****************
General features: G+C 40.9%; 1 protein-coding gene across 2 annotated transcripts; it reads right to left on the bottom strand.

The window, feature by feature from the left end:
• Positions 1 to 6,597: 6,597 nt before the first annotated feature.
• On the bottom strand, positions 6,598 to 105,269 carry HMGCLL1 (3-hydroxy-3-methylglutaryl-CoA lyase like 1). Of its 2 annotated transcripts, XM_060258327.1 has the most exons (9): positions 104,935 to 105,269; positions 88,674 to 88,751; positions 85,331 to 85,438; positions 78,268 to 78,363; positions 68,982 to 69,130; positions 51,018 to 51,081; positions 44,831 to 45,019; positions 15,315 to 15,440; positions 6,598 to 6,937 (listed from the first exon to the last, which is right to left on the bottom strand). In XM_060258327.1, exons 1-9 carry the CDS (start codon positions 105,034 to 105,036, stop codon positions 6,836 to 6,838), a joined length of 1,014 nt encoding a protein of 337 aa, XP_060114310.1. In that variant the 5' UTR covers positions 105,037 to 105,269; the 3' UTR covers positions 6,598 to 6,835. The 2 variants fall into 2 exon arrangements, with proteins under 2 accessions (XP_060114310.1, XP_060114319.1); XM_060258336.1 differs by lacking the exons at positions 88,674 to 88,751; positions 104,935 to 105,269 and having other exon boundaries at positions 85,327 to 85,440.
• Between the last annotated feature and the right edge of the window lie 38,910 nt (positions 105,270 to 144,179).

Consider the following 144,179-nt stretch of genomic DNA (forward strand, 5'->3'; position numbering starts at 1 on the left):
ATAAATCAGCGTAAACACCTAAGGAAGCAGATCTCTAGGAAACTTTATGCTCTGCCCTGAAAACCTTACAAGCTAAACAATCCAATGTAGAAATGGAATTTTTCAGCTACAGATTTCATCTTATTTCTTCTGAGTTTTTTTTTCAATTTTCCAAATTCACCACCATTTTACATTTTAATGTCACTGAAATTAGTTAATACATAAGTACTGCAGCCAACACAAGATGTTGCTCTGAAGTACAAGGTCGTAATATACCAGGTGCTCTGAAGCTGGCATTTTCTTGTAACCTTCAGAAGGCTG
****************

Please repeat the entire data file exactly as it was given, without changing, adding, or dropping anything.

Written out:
General features: G+C 40.9%; 1 protein-coding gene across 2 annotated transcripts; it reads right to left on the bottom strand.

The window, feature by feature from the left end:
• Positions 1 to 6,597: 6,597 nt before the first annotated feature.
• On the bottom strand, positions 6,598 to 105,269 carry HMGCLL1 (3-hydroxy-3-methylglutaryl-CoA lyase like 1). Of its 2 annotated transcripts, XM_060258327.1 has the most exons (9): positions 104,935 to 105,269; positions 88,674 to 88,751; positions 85,331 to 85,438; positions 78,268 to 78,363; positions 68,982 to 69,130; positions 51,018 to 51,081; positions 44,831 to 45,019; positions 15,315 to 15,440; positions 6,598 to 6,937 (listed from the first exon to the last, which is right to left on the bottom strand). In XM_060258327.1, exons 1-9 carry the CDS (start codon positions 105,034 to 105,036, stop codon positions 6,836 to 6,838), a joined length of 1,014 nt encoding a protein of 337 aa, XP_060114310.1. In that variant the 5' UTR covers positions 105,037 to 105,269; the 3' UTR covers positions 6,598 to 6,835. The 2 variants fall into 2 exon arrangements, with proteins under 2 accessions (XP_060114310.1, XP_060114319.1); XM_060258336.1 differs by lacking the exons at positions 88,674 to 88,751; positions 104,935 to 105,269 and having other exon boundaries at positions 85,327 to 85,440.
• Between the last annotated feature and the right edge of the window lie 38,910 nt (positions 105,270 to 144,179).

Consider the following 144,179-nt stretch of genomic DNA (forward strand, 5'->3'; position numbering starts at 1 on the left):
ATAAATCAGCGTAAACACCTAAGGAAGCAGATCTCTAGGAAACTTTATGCTCTGCCCTGAAAACCTTACAAGCTAAACAATCCAATGTAGAAATGGAATTTTTCAGCTACAGATTTCATCTTATTTCTTCTGAGTTTTTTTTTCAATTTTCCAAATTCACCACCATTTTACATTTTAATGTCACTGAAATTAGTTAATACATAAGTACTGCAGCCAACACAAGATGTTGCTCTGAAGTACAAGGTCGTAATATACCAGGTGCTCTGAAGCTGGCATTTTCTTGTAACCTTCAGAAGGCTG